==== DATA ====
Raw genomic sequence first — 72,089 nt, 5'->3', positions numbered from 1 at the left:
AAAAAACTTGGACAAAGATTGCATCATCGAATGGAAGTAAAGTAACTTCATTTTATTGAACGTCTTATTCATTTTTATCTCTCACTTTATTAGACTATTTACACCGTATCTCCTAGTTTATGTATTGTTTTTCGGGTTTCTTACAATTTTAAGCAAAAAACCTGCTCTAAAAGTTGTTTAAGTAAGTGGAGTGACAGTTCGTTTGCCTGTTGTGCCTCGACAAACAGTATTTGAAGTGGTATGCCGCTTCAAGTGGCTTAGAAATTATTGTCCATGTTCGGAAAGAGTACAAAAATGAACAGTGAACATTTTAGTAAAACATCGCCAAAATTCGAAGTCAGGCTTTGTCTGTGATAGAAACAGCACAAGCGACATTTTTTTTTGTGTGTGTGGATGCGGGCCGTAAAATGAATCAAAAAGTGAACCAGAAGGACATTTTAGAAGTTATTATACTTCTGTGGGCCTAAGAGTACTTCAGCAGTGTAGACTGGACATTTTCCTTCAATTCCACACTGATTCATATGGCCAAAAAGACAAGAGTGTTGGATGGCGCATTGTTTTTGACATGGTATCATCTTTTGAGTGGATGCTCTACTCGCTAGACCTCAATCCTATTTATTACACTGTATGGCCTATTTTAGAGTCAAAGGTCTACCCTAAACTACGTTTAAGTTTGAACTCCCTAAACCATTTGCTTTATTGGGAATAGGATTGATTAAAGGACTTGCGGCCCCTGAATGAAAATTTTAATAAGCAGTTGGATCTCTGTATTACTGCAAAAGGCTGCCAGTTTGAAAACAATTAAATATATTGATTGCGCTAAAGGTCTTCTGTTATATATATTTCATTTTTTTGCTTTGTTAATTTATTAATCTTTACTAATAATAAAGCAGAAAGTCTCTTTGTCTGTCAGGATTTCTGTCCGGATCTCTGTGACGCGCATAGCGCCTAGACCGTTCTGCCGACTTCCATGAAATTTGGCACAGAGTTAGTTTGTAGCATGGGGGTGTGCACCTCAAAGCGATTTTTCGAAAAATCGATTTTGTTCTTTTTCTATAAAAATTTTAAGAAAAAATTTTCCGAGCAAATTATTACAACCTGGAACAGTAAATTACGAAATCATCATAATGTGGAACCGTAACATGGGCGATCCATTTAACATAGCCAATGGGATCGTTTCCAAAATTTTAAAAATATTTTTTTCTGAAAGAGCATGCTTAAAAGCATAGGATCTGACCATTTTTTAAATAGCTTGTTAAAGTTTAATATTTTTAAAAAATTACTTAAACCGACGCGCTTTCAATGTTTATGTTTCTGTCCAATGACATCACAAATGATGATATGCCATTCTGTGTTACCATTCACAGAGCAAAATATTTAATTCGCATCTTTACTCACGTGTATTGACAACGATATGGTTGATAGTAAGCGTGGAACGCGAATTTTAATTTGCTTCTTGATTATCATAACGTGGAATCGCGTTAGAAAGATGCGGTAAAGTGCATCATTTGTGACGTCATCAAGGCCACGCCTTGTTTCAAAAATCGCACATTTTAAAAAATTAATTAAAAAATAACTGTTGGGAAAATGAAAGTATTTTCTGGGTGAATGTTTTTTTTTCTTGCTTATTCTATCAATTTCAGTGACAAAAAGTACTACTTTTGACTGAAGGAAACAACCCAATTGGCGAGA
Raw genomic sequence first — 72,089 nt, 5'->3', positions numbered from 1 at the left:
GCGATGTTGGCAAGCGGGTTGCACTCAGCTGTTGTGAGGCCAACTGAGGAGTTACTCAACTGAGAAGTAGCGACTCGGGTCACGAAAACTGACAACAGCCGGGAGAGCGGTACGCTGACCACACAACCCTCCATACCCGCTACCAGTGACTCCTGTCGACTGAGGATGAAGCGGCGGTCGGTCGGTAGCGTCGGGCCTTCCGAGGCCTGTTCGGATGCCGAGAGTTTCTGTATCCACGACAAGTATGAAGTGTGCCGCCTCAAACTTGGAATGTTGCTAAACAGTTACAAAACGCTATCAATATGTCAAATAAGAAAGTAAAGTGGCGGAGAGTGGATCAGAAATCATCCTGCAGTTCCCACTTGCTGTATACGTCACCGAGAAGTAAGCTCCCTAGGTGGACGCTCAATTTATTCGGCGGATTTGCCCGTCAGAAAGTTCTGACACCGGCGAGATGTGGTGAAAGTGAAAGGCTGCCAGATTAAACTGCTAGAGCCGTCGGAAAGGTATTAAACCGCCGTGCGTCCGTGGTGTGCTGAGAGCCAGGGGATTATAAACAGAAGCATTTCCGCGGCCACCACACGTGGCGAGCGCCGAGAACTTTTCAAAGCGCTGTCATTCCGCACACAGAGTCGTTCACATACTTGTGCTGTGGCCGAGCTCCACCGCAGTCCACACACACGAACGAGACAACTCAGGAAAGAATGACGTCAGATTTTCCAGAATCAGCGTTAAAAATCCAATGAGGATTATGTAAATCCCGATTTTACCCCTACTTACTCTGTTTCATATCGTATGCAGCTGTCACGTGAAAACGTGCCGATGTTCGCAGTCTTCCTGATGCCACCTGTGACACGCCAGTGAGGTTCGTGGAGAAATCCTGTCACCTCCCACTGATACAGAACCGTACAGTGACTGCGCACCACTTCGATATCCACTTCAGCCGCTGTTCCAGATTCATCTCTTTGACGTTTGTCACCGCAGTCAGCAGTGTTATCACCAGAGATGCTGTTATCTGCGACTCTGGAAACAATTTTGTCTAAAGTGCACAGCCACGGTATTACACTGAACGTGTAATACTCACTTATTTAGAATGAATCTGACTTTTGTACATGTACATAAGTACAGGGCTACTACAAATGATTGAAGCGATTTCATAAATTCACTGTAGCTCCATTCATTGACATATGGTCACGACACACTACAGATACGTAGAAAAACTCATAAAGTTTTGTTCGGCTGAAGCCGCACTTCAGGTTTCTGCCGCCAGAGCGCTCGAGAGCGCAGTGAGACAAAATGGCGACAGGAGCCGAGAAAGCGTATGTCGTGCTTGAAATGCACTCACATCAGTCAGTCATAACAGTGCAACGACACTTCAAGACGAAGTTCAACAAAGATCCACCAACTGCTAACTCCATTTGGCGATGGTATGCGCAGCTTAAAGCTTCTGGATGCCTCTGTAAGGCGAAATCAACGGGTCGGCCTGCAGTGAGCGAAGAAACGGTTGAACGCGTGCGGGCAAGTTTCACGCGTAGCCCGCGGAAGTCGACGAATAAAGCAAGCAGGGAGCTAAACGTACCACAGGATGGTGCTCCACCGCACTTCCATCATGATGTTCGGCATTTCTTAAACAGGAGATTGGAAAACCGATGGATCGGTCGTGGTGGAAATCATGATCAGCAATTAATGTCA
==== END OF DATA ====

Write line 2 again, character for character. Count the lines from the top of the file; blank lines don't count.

AAAAAACTTGGACAAAGATTGCATCATCGAATGGAAGTAAAGTAACTTCATTTTATTGAACGTCTTATTCATTTTTATCTCTCACTTTATTAGACTATTTACACCGTATCTCCTAGTTTATGTATTGTTTTTCGGGTTTCTTACAATTTTAAGCAAAAAACCTGCTCTAAAAGTTGTTTAAGTAAGTGGAGTGACAGTTCGTTTGCCTGTTGTGCCTCGACAAACAGTATTTGAAGTGGTATGCCGCTTCAAGTGGCTTAGAAATTATTGTCCATGTTCGGAAAGAGTACAAAAATGAACAGTGAACATTTTAGTAAAACATCGCCAAAATTCGAAGTCAGGCTTTGTCTGTGATAGAAACAGCACAAGCGACATTTTTTTTTGTGTGTGTGGATGCGGGCCGTAAAATGAATCAAAAAGTGAACCAGAAGGACATTTTAGAAGTTATTATACTTCTGTGGGCCTAAGAGTACTTCAGCAGTGTAGACTGGACATTTTCCTTCAATTCCACACTGATTCATATGGCCAAAAAGACAAGAGTGTTGGATGGCGCATTGTTTTTGACATGGTATCATCTTTTGAGTGGATGCTCTACTCGCTAGACCTCAATCCTATTTATTACACTGTATGGCCTATTTTAGAGTCAAAGGTCTACCCTAAACTACGTTTAAGTTTGAACTCCCTAAACCATTTGCTTTATTGGGAATAGGATTGATTAAAGGACTTGCGGCCCCTGAATGAAAATTTTAATAAGCAGTTGGATCTCTGTATTACTGCAAAAGGCTGCCAGTTTGAAAACAATTAAATATATTGATTGCGCTAAAGGTCTTCTGTTATATATATTTCATTTTTTTGCTTTGTTAATTTATTAATCTTTACTAATAATAAAGCAGAAAGTCTCTTTGTCTGTCAGGATTTCTGTCCGGATCTCTGTGACGCGCATAGCGCCTAGACCGTTCTGCCGACTTCCATGAAATTTGGCACAGAGTTAGTTTGTAGCATGGGGGTGTGCACCTCAAAGCGATTTTTCGAAAAATCGATTTTGTTCTTTTTCTATAAAAATTTTAAGAAAAAATTTTCCGAGCAAATTATTACAACCTGGAACAGTAAATTACGAAATCATCATAATGTGGAACCGTAACATGGGCGATCCATTTAACATAGCCAATGGGATCGTTTCCAAAATTTTAAAAATATTTTTTTCTGAAAGAGCATGCTTAAAAGCATAGGATCTGACCATTTTTTAAATAGCTTGTTAAAGTTTAATATTTTTAAAAAATTACTTAAACCGACGCGCTTTCAATGTTTATGTTTCTGTCCAATGACATCACAAATGATGATATGCCATTCTGTGTTACCATTCACAGAGCAAAATATTTAATTCGCATCTTTACTCACGTGTATTGACAACGATATGGTTGATAGTAAGCGTGGAACGCGAATTTTAATTTGCTTCTTGATTATCATAACGTGGAATCGCGTTAGAAAGATGCGGTAAAGTGCATCATTTGTGACGTCATCAAGGCCACGCCTTGTTTCAAAAATCGCACATTTTAAAAAATTAATTAAAAAATAACTGTTGGGAAAATGAAAGTATTTTCTGGGTGAATGTTTTTTTTTCTTGCTTATTCTATCAATTTCAGTGACAAAAAGTACTACTTTTGACTGAAGGAAACAACCCAATTGGCGAGA